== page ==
Will rounding out some of the visible edges of the Dallas II horn affect the sound?

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Hey everyone.

Many years ago I have built the Dallas II speakers, and the Firstwatt F2 amplifier. Alas, I seem to have some kind of psychological inability to finish my projects once they become functional. The amp amplifies, but is uncased. The Speakers sound , lovely, but are unpainted and rough around the edges (literally).

Now that I come to finish the speakers, I realise that i will have to cover a lot of the outside with thin plyboard to level out rough patches where panels join at right angles. I though that since i'm doing this already, i could use the plyboard to round out some of the sharp edges that form part of the acoustic horn but potentially detract from the appearance.

Below is a drawing skillfully done in paint, showing in BLUE where the rounding would go.

Would this affect the sound at all? Upon further consideration, the bottom part could be even MORE rounded (now shown in GREEN). note that in this version there is an air gap between the rounded plyboard and the solid mdf of the speaker. is this problematic?


Rounding off sharp edges is always something to aspire to. If you can imagine air flowing over these surfaces there is potential for disruption of the air flow (i.e. eddys). Air always flows at bass frequencies and the smoother its passage the better. What you've got to be careful with is the overall tapering and not to introduce bottlenecks. It appears from your drawing that the green line may be a tad excessive, but if you increase the curvature to meet the blue line that should be better. You need to do some careful measuring at various angles along the bottom of the cabinet to ensure a smooth and gradual taper.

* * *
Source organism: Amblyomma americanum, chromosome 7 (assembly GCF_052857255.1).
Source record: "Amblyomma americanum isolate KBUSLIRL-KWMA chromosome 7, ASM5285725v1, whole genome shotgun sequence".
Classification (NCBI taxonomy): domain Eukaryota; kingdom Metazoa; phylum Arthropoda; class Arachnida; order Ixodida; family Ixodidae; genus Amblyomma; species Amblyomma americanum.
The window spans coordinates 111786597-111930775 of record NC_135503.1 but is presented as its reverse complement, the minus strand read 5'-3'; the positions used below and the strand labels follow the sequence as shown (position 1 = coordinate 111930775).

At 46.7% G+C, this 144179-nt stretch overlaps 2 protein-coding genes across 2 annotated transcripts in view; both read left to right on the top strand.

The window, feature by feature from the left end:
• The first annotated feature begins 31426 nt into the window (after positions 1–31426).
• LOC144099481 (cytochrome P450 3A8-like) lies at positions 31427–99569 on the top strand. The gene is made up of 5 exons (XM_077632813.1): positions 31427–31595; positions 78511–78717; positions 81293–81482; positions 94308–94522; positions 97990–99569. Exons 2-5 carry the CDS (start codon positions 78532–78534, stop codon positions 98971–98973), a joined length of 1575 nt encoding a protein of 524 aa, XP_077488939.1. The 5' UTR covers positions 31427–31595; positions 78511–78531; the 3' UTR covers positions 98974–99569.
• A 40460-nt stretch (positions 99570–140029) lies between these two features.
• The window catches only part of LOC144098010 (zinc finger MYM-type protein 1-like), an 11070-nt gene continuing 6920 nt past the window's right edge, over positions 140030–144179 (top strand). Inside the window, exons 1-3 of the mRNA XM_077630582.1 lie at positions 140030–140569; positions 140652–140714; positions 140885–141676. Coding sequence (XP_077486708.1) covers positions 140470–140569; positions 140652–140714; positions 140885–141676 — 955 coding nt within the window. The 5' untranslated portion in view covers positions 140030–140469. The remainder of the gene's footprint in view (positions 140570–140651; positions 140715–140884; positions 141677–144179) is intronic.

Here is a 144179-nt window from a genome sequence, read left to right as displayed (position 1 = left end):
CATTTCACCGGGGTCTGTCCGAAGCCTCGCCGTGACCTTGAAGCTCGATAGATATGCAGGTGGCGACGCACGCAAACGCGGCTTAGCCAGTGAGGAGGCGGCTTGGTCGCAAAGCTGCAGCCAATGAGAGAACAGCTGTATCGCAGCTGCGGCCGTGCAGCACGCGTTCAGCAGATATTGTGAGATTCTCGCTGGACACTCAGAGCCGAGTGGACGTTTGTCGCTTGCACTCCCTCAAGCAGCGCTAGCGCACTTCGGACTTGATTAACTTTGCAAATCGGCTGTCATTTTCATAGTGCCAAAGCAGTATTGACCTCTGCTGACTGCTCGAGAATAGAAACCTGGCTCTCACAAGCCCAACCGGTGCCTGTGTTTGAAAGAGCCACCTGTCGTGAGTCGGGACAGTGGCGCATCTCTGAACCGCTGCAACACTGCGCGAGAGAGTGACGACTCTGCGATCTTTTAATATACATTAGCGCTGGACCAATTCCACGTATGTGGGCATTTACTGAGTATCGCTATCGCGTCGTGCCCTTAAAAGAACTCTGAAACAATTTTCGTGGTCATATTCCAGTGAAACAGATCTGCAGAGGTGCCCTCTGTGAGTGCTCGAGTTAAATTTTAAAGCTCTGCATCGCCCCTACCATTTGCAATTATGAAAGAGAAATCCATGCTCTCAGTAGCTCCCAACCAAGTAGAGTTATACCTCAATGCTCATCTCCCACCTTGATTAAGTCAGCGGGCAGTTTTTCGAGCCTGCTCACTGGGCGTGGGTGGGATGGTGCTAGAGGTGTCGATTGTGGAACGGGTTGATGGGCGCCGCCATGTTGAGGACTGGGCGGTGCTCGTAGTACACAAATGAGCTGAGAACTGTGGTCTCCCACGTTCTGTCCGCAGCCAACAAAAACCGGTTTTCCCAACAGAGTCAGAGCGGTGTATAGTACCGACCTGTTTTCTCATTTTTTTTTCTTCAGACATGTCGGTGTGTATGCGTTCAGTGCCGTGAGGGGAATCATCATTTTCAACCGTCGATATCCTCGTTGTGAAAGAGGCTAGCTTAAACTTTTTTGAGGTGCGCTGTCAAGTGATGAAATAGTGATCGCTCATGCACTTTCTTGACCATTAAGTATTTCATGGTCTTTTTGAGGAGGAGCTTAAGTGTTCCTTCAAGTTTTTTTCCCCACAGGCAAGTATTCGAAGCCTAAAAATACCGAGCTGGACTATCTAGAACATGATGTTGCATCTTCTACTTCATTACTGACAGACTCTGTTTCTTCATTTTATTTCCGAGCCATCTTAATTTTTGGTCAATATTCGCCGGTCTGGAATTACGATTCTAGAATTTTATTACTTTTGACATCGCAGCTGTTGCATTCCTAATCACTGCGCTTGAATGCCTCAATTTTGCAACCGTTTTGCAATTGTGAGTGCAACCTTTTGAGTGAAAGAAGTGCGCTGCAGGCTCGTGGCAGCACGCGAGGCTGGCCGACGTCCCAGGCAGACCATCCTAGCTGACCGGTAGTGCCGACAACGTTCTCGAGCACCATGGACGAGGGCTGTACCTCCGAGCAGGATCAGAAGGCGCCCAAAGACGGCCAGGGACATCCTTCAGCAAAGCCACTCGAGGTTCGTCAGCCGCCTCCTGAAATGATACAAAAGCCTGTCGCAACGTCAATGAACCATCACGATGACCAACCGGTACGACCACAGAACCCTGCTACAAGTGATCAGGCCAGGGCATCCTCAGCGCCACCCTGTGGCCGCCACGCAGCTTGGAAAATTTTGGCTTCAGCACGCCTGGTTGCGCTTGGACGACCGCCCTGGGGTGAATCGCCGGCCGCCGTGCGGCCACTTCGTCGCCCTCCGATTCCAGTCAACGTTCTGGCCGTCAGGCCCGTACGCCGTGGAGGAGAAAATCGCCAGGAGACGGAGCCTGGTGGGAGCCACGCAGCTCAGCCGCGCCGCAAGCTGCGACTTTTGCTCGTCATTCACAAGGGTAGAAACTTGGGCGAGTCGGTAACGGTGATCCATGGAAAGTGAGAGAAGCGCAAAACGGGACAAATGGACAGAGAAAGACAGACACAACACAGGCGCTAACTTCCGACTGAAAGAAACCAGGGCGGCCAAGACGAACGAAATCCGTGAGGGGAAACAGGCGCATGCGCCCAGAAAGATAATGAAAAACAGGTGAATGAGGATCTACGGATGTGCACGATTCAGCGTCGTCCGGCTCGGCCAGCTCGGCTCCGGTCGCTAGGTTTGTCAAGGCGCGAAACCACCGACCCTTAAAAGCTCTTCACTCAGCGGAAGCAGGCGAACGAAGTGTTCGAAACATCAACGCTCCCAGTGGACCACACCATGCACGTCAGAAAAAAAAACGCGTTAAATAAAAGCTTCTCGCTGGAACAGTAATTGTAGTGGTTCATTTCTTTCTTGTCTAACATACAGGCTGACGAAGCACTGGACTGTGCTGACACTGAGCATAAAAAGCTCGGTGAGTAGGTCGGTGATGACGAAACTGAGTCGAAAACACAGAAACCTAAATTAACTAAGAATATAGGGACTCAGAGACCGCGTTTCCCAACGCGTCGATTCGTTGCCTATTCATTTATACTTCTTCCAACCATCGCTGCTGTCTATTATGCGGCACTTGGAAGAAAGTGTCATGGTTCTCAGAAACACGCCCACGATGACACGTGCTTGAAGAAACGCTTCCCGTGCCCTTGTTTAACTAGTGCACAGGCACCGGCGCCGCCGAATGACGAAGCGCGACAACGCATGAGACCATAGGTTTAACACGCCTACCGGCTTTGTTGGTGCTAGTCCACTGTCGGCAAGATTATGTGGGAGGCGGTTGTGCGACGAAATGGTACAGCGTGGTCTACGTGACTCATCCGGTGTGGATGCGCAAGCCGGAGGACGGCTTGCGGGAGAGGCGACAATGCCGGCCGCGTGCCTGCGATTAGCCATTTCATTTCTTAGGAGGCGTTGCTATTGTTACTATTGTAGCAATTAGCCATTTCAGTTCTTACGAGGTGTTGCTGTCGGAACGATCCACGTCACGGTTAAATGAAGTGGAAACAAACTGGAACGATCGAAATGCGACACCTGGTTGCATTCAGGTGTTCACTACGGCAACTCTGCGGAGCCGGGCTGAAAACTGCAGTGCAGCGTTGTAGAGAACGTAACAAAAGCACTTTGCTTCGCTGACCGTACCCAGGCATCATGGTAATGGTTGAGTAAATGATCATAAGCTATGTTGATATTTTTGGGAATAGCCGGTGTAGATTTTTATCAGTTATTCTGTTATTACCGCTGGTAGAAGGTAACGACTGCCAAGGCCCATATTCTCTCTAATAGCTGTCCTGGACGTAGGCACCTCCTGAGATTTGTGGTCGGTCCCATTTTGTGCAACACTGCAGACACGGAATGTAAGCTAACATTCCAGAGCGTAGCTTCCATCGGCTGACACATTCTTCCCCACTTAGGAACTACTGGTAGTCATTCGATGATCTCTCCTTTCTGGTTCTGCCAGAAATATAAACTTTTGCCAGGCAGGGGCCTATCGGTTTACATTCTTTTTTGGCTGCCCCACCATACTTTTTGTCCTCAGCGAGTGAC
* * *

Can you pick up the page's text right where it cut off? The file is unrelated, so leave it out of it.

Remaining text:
I've bent plywood for speakers and it can be tricky, although you can buy bendy ply and that should do the job nicely.
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Hi ! I was was thinking when reading the title ,that you were talking about some plastic or steel horn for tweeter duty . And I would say : yes ! Go for it !
Gently flowing from round to linear (baffle ) with the right angle is also eye-pleasing . But I don't think it might be the same for LOW freq .If (wave length )size matters , specially near the mouth of the horn ,no more nor less than the designed expansion should be used . Wave doesn't care ( I think ) ...just like sea waves near a beach and a reef ,they just go ahead . Different thing is the space near the throat of the horn ,when a low-pass action is done by the compression chamber and the start of the horn ,so a Higher air pressure in smaller ducts -segments and relative folds must be taken in consideration. In fact in the design shown by Hugz the first two narrow turns are rounded,not in the mouth area ,and changing for example the last segment into two (or more ,meeting a circle)angled segments would change the geometry of the horn . I do not say that Rough is better (but I like it !).
Also the bandpass action of the horn as designed for determined frequencies that result in the end to give the desired sound in combination with the drivers' front emission ,comma , can produce some nasty interferences if the frequency is not too low-below 100 Hz I think- so it might be better to keep it low (long and big horn ) and keep in mind how walls vibrate ...
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